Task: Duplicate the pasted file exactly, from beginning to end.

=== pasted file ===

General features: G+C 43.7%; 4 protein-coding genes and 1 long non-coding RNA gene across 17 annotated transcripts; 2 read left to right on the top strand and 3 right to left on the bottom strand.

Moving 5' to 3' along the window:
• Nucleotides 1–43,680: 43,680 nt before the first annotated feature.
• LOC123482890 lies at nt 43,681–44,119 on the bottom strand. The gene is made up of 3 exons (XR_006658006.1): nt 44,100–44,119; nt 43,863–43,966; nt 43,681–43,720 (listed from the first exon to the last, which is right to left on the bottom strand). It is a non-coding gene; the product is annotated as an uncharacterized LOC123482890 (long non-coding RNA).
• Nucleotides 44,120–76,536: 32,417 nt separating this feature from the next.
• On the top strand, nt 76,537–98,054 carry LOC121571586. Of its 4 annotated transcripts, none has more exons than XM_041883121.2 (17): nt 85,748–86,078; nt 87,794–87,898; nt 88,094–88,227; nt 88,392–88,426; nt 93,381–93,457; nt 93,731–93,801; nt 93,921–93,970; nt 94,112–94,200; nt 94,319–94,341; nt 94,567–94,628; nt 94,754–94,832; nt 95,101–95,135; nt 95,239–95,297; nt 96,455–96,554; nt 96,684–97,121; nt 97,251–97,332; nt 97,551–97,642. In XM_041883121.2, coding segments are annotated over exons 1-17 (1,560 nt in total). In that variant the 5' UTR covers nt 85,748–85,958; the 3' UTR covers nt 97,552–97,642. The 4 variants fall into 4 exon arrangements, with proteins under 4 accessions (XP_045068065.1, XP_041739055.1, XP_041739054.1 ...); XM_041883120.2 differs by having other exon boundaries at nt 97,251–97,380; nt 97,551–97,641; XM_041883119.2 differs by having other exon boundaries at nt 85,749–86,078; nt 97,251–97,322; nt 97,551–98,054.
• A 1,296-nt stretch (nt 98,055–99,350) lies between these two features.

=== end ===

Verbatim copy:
General features: G+C 43.7%; 4 protein-coding genes and 1 long non-coding RNA gene across 17 annotated transcripts; 2 read left to right on the top strand and 3 right to left on the bottom strand.

Moving 5' to 3' along the window:
• Nucleotides 1–43,680: 43,680 nt before the first annotated feature.
• LOC123482890 lies at nt 43,681–44,119 on the bottom strand. The gene is made up of 3 exons (XR_006658006.1): nt 44,100–44,119; nt 43,863–43,966; nt 43,681–43,720 (listed from the first exon to the last, which is right to left on the bottom strand). It is a non-coding gene; the product is annotated as an uncharacterized LOC123482890 (long non-coding RNA).
• Nucleotides 44,120–76,536: 32,417 nt separating this feature from the next.
• On the top strand, nt 76,537–98,054 carry LOC121571586. Of its 4 annotated transcripts, none has more exons than XM_041883121.2 (17): nt 85,748–86,078; nt 87,794–87,898; nt 88,094–88,227; nt 88,392–88,426; nt 93,381–93,457; nt 93,731–93,801; nt 93,921–93,970; nt 94,112–94,200; nt 94,319–94,341; nt 94,567–94,628; nt 94,754–94,832; nt 95,101–95,135; nt 95,239–95,297; nt 96,455–96,554; nt 96,684–97,121; nt 97,251–97,332; nt 97,551–97,642. In XM_041883121.2, coding segments are annotated over exons 1-17 (1,560 nt in total). In that variant the 5' UTR covers nt 85,748–85,958; the 3' UTR covers nt 97,552–97,642. The 4 variants fall into 4 exon arrangements, with proteins under 4 accessions (XP_045068065.1, XP_041739055.1, XP_041739054.1 ...); XM_041883120.2 differs by having other exon boundaries at nt 97,251–97,380; nt 97,551–97,641; XM_041883119.2 differs by having other exon boundaries at nt 85,749–86,078; nt 97,251–97,322; nt 97,551–98,054.
• A 1,296-nt stretch (nt 98,055–99,350) lies between these two features.